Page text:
Accelerated nodulosis and vasculitis following etanercept therapy for rheumatoid arthritis
Article first published online: 12 AUG 2002
Copyright © 2002 by the American College of Rheumatology
Arthritis Care & Research
Volume 47, Issue 4, pages 445–449, 15 August 2002
How to Cite
Cunnane, G., Warnock, M., Fye, K. H. and Daikh, D. I. (2002), Accelerated nodulosis and vasculitis following etanercept therapy for rheumatoid arthritis. Arthritis & Rheumatism, 47: 445–449. doi: 10.1002/art.10535
- Issue published online: 12 AUG 2002
- Article first published online: 12 AUG 2002
- Manuscript Accepted: 20 APR 2002
- Manuscript Received: 19 AUG 2001
Cytokine networks play an important role in the clinical manifestations of inflammatory diseases such as rheumatoid arthritis (RA). Tumor necrosis factor α (TNFα) is a proinflammatory cytokine that influences a number of immunologic events. It increases other proinflammatory mediators, induces expression of cell adhesion molecules, and stimulates production of proteolytic enzymes (1). Elevated levels of TNFα have been demonstrated in the synovial fluid and synovial membranes of patients with RA (2). TNFα is, therefore, an important target in disease control.
Etanercept is a recombinant human TNF receptor fusion protein, consisting of the extracellular portion of 2 p75 receptors bound to the Fc component of human IgG1. It competitively inhibits the binding of both TNFα and TNFβ to cell surface TNF receptors, thus preventing the biologic consequences of TNF activity. Several randomized clinical trials have demonstrated the remarkable benefits of anti-TNFα treatment. It has been shown to induce a rapid and significant clinical response and decrease radiographic progression with apparent minimal toxicity in patients with RA (1, 3, 4). Injection site reactions are the most commonly cited adverse events. However, reports of more serious side effects have been published (5–7). Herein, we describe 3 patients with longstanding, refractory, seropositive erosive RA who, despite clinical improvement with etanercept, developed new nodulosis and, in 2 cases, an associated vasculitis shortly after the initiation of treatment with this biologic medication. Possible mechanisms underlying these pathologic events are discussed.
Patient 1 is a 52-year-old Hispanic man with a 25-year history of nodular, erosive, seropositive RA. His disease has been poorly responsive to intramuscular gold, methotrexate, azathioprine, and cyclosporine. In April 1999, he developed a polyarticular flare (erythrocyte sedimentation rate [ESR] 37 mm/hour) despite therapy with prednisone (20 mg/day), naproxen (500 mg twice daily), and cyclosporine (250 mg/day). Etanercept (25 mg twice weekly) was started in place of cyclosporine. Within a month, there was a remarkable decrease in joint pain and swelling, a reduction in ESR to 12 mm/hour, and an improvement in well being. The patient had never noted such a dramatic response to previous disease-modifying medications. The dosage of prednisone was slowly tapered, but approximately 8 weeks after starting etanercept he noted new nodules on his fingers and left elbow. Although the ESR had risen to 31 mm/hour, his joint symptoms remained quiescent. Thus, despite this extraarticular development, etanercept was continued and the prednisone dosage was slowly reduced to 8 mg/day. In July 2000, the patient noted increasing joint pain and stiffness, but no change in his nodular disease. His ESR was 37 mm/hour. Leflunomide was added to his regimen, resulting in good symptomatic improvement. He remains stable taking leflunomide (20 mg/day), etanercept (25 mg twice weekly), and prednisone (8 mg/day). He has had no further progression of his nodulosis, and his acute phase response is within normal limits (ESR 7 mm/hour).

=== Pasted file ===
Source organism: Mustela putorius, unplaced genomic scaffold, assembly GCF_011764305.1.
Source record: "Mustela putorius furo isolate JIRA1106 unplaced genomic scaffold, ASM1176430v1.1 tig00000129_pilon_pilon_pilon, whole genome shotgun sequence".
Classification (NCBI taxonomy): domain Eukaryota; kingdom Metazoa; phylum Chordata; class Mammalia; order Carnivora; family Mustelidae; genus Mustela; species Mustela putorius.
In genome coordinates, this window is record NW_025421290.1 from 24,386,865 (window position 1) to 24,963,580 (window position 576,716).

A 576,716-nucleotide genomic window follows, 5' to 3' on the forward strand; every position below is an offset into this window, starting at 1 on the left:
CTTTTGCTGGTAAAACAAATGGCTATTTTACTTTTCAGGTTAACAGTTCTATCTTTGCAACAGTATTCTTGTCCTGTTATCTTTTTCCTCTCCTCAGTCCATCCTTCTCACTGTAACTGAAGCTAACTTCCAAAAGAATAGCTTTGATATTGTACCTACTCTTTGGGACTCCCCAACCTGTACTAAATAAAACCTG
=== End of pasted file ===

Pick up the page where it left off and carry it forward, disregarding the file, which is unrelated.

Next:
Patient 2 is a 50-year-old Caucasian man with a 20-year history of nodular, erosive, seropositive RA. He had incomplete clinical responses to several disease-modifying medications including hydroxychloroquine, methotrexate, and azathioprine. Accelerated nodulosis had been observed while taking methotrexate. In January 2000, because of active disease (polyarticular involvement, ESR 70 mm/hour), he began taking etanercept (25 mg twice weekly). When examined in the clinic 1 month later, a dramatic symptomatic improvement was noted, with decreased pain and swelling of all joints with the exception of his knees. His ESR had decreased to 32 mm/hour. Three months later, he reported that his finger nodules were more numerous and painful. His joint symptoms remained well controlled, apart from chronic synovial hypertrophy of both knees. Prednisone (10 mg/day) was added to his drug regimen in July 2000 and he received multiple corticosteroid injections to his knee joints during the next year. In December 2000, his finger nodules were noted to be more numerous and he developed nailfold infarcts consistent with cutaneous vasculitis, although his joints were asymptomatic. At this time, the patient had a rheumatoid factor titer of 1:20,480 and an ESR of 59 mm/hour; he was antinuclear antibody (ANA) negative and hepatitis B and C negative. Because of the good clinical response to etanercept, this medication was continued and leflunomide (20 mg/day) was added. By March 2001, there was slight improvement in both the nodules and cutaneous vasculitis, and his ESR was 42 mm/hour. His joint symptoms remain well controlled with the combination of etanercept and leflunomide.